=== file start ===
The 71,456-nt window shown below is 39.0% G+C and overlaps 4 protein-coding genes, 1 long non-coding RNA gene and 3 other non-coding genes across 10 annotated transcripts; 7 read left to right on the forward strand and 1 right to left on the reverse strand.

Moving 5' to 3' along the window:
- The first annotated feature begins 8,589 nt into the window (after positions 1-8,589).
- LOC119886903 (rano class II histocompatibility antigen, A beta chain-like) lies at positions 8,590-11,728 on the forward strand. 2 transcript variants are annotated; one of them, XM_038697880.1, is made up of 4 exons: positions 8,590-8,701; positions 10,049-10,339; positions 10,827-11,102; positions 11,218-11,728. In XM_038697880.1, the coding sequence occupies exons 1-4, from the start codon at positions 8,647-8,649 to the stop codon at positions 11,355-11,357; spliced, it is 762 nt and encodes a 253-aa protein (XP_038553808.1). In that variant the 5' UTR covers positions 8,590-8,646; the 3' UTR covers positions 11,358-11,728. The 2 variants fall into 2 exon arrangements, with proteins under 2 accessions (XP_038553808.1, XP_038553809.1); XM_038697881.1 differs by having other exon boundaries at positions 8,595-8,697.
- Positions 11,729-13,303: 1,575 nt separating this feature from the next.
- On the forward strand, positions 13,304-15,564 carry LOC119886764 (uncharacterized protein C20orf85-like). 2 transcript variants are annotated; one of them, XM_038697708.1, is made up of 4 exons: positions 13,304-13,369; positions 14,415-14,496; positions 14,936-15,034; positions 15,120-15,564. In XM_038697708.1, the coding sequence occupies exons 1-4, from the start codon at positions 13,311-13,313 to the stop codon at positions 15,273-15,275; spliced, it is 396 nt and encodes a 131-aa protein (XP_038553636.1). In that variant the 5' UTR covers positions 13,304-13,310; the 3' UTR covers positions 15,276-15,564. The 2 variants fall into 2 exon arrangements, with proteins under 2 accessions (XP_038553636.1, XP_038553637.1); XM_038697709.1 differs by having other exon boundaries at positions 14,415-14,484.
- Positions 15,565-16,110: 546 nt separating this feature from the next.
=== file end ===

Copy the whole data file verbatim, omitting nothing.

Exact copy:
The 71,456-nt window shown below is 39.0% G+C and overlaps 4 protein-coding genes, 1 long non-coding RNA gene and 3 other non-coding genes across 10 annotated transcripts; 7 read left to right on the forward strand and 1 right to left on the reverse strand.

Moving 5' to 3' along the window:
- The first annotated feature begins 8,589 nt into the window (after positions 1-8,589).
- LOC119886903 (rano class II histocompatibility antigen, A beta chain-like) lies at positions 8,590-11,728 on the forward strand. 2 transcript variants are annotated; one of them, XM_038697880.1, is made up of 4 exons: positions 8,590-8,701; positions 10,049-10,339; positions 10,827-11,102; positions 11,218-11,728. In XM_038697880.1, the coding sequence occupies exons 1-4, from the start codon at positions 8,647-8,649 to the stop codon at positions 11,355-11,357; spliced, it is 762 nt and encodes a 253-aa protein (XP_038553808.1). In that variant the 5' UTR covers positions 8,590-8,646; the 3' UTR covers positions 11,358-11,728. The 2 variants fall into 2 exon arrangements, with proteins under 2 accessions (XP_038553808.1, XP_038553809.1); XM_038697881.1 differs by having other exon boundaries at positions 8,595-8,697.
- Positions 11,729-13,303: 1,575 nt separating this feature from the next.
- On the forward strand, positions 13,304-15,564 carry LOC119886764 (uncharacterized protein C20orf85-like). 2 transcript variants are annotated; one of them, XM_038697708.1, is made up of 4 exons: positions 13,304-13,369; positions 14,415-14,496; positions 14,936-15,034; positions 15,120-15,564. In XM_038697708.1, the coding sequence occupies exons 1-4, from the start codon at positions 13,311-13,313 to the stop codon at positions 15,273-15,275; spliced, it is 396 nt and encodes a 131-aa protein (XP_038553636.1). In that variant the 5' UTR covers positions 13,304-13,310; the 3' UTR covers positions 15,276-15,564. The 2 variants fall into 2 exon arrangements, with proteins under 2 accessions (XP_038553636.1, XP_038553637.1); XM_038697709.1 differs by having other exon boundaries at positions 14,415-14,484.
- Positions 15,565-16,110: 546 nt separating this feature from the next.